The Moon is a School for Exploration

NASA has been exploring space for nearly half a century, often with stupendous success. Yet “there’s one thing we really don’t know: what is the best way to explore a planet?” declares Paul D. Spudis, a senior planetary scientist at Johns Hopkins University’s Applied Physics Laboratory in Laurel, Maryland.

Discovering the most effective techniques for exploring a planet is itself cutting-edge research—just as discovering the most effective mining technologies or the best ways of surviving and making machinery work in Antarctica are pioneering research.

Thus, for the same reasons that nations have founded university-level schools of mines and the U.S. Army founded its own Cold Regions Research and Engineering Laboratory, NASA wants to use the Moon as a graduate school for exploration.

On the Moon, astronauts can develop and test techniques for building habitats, harvesting resources and operating machinery in low gravity, high vacuum, harsh radiation, pervasive dust and fantastic extremes of temperature—an environment whose prolonged combination is simply impossible to duplicate on Earth. What they learn will be useful not only on the Moon, but also essential for preparations in going to Mars.

One research project topping the curriculum: What is the best combination of humans and robots? Unmanned orbiting spacecraft and rovers have returned millions of gigabytes of high-quality data from the Moon and planets, revolutionizing our understanding of the solar system. But for geological field work, says Spudis, nothing can replace a trained geologist with a rock hammer, experienced eyes, and the knowledge to “understand rocks in the context of their environment.”

For that reason, NASA wants to explore how best to blend humans and machines. One promising technology is telepresence, similar to what’s now used in hospital operating rooms for certain types of surgery. From the safety of a radiation-shielded underground lunar habitat, a geologist’s movements could be “instantly mirrored by a robot on the surface, complete with instant sensory feedback much as an astronaut has through the gloves of a space suit,” Spudis explains. Is that the best way, though? In some circumstances, a robot on its own making lightning-fast decisions with artificial intelligence might do a better job. Again, it’s a question best answered by on-site research.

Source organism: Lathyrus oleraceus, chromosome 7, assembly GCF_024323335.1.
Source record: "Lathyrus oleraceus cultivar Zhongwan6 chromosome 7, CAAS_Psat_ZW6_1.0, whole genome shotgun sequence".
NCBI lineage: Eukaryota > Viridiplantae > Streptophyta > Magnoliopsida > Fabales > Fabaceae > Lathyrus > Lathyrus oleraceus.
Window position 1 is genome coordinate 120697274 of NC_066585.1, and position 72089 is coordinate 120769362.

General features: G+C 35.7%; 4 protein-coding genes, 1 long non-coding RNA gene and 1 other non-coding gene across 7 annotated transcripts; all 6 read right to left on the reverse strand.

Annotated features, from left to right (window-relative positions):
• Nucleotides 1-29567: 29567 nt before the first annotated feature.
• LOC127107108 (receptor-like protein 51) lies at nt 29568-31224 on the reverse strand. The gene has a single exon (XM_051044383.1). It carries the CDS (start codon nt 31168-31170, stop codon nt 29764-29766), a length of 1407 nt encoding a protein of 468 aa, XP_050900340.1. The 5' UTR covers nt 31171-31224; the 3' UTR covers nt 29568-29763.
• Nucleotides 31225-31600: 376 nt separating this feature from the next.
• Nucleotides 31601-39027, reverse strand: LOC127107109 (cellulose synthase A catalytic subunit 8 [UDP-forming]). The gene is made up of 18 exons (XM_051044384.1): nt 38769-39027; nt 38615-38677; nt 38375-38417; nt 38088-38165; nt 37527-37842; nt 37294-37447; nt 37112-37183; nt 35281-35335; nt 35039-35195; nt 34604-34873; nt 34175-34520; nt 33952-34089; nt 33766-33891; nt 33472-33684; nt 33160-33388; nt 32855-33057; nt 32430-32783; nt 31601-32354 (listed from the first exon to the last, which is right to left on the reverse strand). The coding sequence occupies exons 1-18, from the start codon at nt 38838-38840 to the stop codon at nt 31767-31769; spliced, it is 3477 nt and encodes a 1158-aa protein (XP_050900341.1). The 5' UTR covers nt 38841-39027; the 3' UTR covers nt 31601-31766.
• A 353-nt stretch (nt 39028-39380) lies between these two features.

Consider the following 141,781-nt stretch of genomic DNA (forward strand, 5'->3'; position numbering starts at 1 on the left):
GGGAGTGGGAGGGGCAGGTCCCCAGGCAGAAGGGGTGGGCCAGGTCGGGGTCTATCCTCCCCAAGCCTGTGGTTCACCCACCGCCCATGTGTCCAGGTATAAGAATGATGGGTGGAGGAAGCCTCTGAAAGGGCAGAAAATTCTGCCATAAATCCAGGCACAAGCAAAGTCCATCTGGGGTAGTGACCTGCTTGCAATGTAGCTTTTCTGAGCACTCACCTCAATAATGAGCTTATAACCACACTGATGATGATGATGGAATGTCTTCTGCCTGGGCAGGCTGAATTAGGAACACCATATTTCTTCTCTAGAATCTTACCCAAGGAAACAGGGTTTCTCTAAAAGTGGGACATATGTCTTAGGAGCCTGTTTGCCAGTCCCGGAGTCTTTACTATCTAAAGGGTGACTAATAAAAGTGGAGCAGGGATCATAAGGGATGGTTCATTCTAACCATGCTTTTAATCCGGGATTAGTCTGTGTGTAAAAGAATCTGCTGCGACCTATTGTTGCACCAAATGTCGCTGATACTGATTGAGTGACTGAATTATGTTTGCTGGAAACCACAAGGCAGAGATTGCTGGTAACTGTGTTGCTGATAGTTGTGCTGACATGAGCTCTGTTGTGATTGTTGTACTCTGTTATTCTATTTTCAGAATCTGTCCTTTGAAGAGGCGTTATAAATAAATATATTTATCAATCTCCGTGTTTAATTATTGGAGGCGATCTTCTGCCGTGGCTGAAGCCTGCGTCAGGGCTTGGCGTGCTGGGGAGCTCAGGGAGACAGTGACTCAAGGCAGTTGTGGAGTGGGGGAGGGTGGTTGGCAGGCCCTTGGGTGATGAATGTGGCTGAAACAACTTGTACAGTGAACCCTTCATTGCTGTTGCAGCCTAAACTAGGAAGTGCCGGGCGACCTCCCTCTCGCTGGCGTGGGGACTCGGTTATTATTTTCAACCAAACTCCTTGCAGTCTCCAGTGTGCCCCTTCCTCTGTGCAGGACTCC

Other crucial things humans could learn from lunar experience is how to “make useful things from dirt,” Spudis says. On the Moon and Mars, local resources are going to be crucial to astronauts who cannot remain wholly dependent on Earth for supplies. “Aside from solar power, we’ve never used space resources for any mission,” Spudis says, “so we need to understand [how to do it].”

The official NASA acronym for living off the land is ISRU, for In-Situ Resource Utilization. ISRU is basically figuring out how to dig into the surface of another planet, how to get the alien dirt to funnel down a hopper in low gravity (a surprisingly tricky problem), and how to crack and heat the soil to extract valuable liquids and gases—all with high reliability and few mechanical problems.

What’s in the lunar regolith that astronauts might need or want to mine? Most immediately useful are oxygen and hydrogen. “From those two elements, we can generate electricity using fuel cells, which make drinkable water as a by-product,” Spudis explains. “Hydrogen and oxygen are also rocket propellant. The oxygen astronauts can breathe.”

Good news: Oxygen on the Moon is abundant. The lunar crust is 40 percent oxygen by mass, and NASA scientists have lots of ideas for how to extract it. Simply heating lunar soil to very high temperature causes gaseous oxygen to emerge. (For more information on this, see [email protected]’s Breathing Moonrocks.) The most efficient techniques remain to be discovered.

Not-so-good news: Hydrogen on the Moon is relatively rare. That’s one reason NASA is keen to explore the lunar poles where some 10 billion metric tons of frozen water may exist in permanently shaded craters: “ice is a concentrated form of hydrogen,” Spudis notes. Experience gained at the Moon’s poles may apply to Mars, where ice is also thought to be mixed with deep soil and rock.

“We need to set up shop on the Moon for one clear and understandable reason,” he concludes. “The Moon is a school for exploration.”



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